An Igbo and Christian, former governor of Anambra state, Mr Peter Gregory Obi, comes from the south-eastern zone which has the least number of registered voters (11.5 million or 11.9%). However, Obi’s strength comes from his passionate youthful supporters (nicknamed Obidients) who appear to be in the majority among the registered voters in the south-eastern and south-southern zones. Being the only prominent Christian candidate, Obi also appears to enjoy the sympathy of some voters from this community across the zones. Like the PDP, Labour Party’s Obi’s ticket is also balanced with his vice-presidential candidate, Datti Baba-Ahmad, being a northern Muslim—although an insignificant figure politically. However, in terms of ‘political logistics’, it is doubtful if Obi or his Labour Party has the potentials to ‘mobilize’ voters on a national scale. I can, on a first thought, project Obi to, hands down, win the majority of votes in the south-east and south-south and, possibly, secure the 25% minimum votes in Lagos and, probably, a few other states—that is, if current opposition against Tinubu’s same-faith ticket is of any real electoral significance. However, I can wager my bottom dollar that Obi cannot garner the minimum required 25% votes in 24 states and a simple majority in the first round just like it is also quite unclear who can actually pull that feat between Tinubu and Atiku. Now who, between Atiku and Tinubu, stands to gain or lose from the Obi phenomenon? I think the fact that the bulk of Obi’s supporters were hitherto traditionally pro-PDP and could have otherwise been supporting the PDP/Atiku would plausibly mean that Atiku has lost one of his strongholds. However, Atiku’s loss is obviously no gain for APC here. In fact, if the presidential polls go down to the wire and a re-run is required as widely speculated, alliances between Obi and Atiku look more likely than between Obi and Tinubu—for albeit sharing the same region (south) and, to a large extent, religion (Christianity), the Igbos and Yorubas do not see eye to eye politically. The two major southern ethno-linguistic groups still struggle with solving the Olsonian collective action problem, unlike the predominantly Muslim north (see Lewis, 2007). This highlights the ambiguity of Obi’s impact on the candidates of the two major parties (APC and PDP). Based on PPEP, Obi has 17.5% probability of winning the presidential elections in February.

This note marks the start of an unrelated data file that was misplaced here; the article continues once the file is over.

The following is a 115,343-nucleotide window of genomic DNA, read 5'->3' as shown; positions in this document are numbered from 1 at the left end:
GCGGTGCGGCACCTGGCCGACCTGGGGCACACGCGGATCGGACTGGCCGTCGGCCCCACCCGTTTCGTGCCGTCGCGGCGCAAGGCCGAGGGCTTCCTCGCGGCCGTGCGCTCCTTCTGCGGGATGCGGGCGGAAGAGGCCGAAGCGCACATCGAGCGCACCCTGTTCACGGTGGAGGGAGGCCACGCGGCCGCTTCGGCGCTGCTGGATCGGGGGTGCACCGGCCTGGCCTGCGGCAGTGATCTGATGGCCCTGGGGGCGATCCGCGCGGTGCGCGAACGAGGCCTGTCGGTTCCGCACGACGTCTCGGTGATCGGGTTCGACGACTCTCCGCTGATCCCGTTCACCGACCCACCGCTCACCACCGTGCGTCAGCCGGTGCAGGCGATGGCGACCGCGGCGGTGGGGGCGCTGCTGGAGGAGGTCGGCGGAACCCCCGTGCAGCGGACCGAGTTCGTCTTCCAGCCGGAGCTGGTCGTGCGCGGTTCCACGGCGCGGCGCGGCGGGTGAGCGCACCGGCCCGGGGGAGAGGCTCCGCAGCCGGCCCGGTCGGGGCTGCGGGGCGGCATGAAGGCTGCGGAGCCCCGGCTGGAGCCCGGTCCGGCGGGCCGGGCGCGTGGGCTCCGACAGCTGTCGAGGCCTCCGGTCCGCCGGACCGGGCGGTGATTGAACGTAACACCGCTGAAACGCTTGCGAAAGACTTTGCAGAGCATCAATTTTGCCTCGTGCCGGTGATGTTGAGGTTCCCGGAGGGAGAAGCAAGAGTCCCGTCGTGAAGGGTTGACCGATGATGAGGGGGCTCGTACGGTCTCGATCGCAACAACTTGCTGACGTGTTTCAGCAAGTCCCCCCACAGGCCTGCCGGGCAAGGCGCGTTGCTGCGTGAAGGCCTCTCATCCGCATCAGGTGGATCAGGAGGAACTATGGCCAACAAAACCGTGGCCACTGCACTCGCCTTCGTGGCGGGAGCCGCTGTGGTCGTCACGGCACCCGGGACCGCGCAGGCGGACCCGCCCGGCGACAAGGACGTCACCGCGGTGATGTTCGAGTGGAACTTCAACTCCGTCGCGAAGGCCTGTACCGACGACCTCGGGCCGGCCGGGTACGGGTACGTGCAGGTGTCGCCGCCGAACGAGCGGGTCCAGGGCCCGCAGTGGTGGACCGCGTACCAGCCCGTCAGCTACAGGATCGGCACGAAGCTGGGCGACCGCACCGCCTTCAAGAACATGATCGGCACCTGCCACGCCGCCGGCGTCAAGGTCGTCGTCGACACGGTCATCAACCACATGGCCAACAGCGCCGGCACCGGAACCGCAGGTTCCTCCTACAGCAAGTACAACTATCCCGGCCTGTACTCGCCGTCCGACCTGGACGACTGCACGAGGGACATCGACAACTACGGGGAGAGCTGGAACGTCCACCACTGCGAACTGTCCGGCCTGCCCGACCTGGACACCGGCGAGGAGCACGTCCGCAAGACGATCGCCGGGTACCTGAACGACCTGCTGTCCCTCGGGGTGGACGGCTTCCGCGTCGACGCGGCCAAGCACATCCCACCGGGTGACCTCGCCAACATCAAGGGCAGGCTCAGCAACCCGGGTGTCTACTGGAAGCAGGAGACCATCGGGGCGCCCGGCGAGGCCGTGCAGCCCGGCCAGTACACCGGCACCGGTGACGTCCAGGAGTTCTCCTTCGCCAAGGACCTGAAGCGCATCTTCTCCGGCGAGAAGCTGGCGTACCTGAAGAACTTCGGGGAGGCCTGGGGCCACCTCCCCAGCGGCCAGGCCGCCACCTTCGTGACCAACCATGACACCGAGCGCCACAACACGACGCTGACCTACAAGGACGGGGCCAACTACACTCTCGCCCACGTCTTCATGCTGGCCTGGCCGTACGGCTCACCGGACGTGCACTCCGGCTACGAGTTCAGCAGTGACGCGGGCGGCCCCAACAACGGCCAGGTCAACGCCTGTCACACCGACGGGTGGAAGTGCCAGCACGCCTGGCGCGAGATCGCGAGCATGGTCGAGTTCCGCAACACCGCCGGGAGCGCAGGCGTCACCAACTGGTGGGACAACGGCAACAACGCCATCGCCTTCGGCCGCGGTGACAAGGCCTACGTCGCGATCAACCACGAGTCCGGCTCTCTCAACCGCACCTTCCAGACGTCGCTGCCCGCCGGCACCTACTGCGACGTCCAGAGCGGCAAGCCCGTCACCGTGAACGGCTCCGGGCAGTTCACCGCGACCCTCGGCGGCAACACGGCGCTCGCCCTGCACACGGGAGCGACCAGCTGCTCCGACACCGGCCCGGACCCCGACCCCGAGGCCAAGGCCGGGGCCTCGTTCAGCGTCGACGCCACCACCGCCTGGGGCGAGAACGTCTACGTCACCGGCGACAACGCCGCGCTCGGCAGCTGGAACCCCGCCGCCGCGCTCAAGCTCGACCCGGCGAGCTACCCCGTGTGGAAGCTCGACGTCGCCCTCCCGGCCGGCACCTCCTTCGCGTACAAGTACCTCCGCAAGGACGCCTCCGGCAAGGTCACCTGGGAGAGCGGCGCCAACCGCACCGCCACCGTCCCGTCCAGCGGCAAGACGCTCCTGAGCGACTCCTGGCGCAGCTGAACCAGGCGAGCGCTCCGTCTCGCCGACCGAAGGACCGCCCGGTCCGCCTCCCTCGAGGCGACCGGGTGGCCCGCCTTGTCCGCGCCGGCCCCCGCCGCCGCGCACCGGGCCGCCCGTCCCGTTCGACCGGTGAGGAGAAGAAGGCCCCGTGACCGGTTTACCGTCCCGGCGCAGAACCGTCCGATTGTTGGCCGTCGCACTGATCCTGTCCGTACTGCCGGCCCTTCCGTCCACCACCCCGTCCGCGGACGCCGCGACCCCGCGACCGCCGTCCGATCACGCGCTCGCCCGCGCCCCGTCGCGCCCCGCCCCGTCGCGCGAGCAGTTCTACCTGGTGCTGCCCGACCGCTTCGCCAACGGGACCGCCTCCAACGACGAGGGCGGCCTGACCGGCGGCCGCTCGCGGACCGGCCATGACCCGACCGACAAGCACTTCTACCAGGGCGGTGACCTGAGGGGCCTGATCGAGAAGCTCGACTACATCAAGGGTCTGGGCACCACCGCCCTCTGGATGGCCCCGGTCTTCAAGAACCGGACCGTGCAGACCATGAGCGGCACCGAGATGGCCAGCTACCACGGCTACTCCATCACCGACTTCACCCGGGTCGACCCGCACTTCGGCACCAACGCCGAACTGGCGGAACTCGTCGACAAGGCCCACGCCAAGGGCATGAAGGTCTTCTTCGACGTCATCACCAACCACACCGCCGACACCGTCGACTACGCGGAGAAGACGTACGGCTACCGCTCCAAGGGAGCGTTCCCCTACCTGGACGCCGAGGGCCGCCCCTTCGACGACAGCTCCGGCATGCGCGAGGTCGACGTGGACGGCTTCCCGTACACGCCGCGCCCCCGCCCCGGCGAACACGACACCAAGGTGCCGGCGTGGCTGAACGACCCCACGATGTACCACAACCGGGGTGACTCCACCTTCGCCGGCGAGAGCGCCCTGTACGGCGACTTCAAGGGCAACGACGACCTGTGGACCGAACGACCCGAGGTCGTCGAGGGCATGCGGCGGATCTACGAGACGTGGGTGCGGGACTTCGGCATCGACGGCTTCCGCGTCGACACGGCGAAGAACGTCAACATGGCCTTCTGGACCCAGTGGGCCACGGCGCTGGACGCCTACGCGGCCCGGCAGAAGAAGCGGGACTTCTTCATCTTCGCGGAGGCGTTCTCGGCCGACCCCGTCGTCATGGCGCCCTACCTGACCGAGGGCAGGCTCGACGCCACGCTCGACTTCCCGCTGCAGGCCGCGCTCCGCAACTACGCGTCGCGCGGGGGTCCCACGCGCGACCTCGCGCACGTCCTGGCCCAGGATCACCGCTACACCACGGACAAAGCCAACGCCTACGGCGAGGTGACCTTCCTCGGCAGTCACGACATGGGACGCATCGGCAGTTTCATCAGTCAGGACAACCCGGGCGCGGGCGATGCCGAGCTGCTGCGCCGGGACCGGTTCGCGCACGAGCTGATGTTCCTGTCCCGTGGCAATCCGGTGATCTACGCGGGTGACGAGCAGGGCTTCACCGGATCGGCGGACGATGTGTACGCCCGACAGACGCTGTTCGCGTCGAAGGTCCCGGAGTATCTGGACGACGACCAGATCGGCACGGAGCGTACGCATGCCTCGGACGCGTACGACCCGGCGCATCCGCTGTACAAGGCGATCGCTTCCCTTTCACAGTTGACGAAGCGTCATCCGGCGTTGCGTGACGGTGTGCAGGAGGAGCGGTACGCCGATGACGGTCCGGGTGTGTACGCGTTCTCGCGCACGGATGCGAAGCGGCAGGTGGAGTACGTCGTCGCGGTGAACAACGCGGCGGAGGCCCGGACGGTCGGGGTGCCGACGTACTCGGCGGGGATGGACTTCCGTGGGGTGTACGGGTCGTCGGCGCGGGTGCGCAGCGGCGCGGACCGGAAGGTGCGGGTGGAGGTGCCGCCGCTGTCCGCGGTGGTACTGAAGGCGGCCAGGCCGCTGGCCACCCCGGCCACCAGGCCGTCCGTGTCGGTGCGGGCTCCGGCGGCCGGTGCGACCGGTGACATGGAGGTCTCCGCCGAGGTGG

Former Kano state Governor and Minister of Defence, Rabiu Musa Kwankwaso is also a Hausa/Fulani Muslim contesting on the platform of the NNPP. Kwankwaso’s main strength derives from his influence in Kano—a state with the highest number of voters in the north (over 6 million). Kwankwaso’s populist policies have earned him the support of voters among the peasantry in many northern states. However, Kwankwaso’s political reach outside the north is limited mainly to communities of northern migrant workers resident in a coterie of affluent southern states. Like Obi, Kwankwaso is also of limited ‘political logistics’ and looks set to be to Atiku what Obi is to Tinubu. Falling out with the PDP and its top brasses including Atiku, Kwankwaso broke away to form his NNPP apparently on a personal mission to assert his influence or play the spoiler role for PDP/Atiku as some allege. If the presidential election goes down to the wire, it is more likely for Kwankwaso to ally with Tinubu than with Atiku—especially if Kwankwaso is able to weather the storm of multi-faceted pressure currently directed at him by some northern elites/powerbrokers to drop his ambition. Based on PPEP, Kwankwaso 10.0% probability of winning.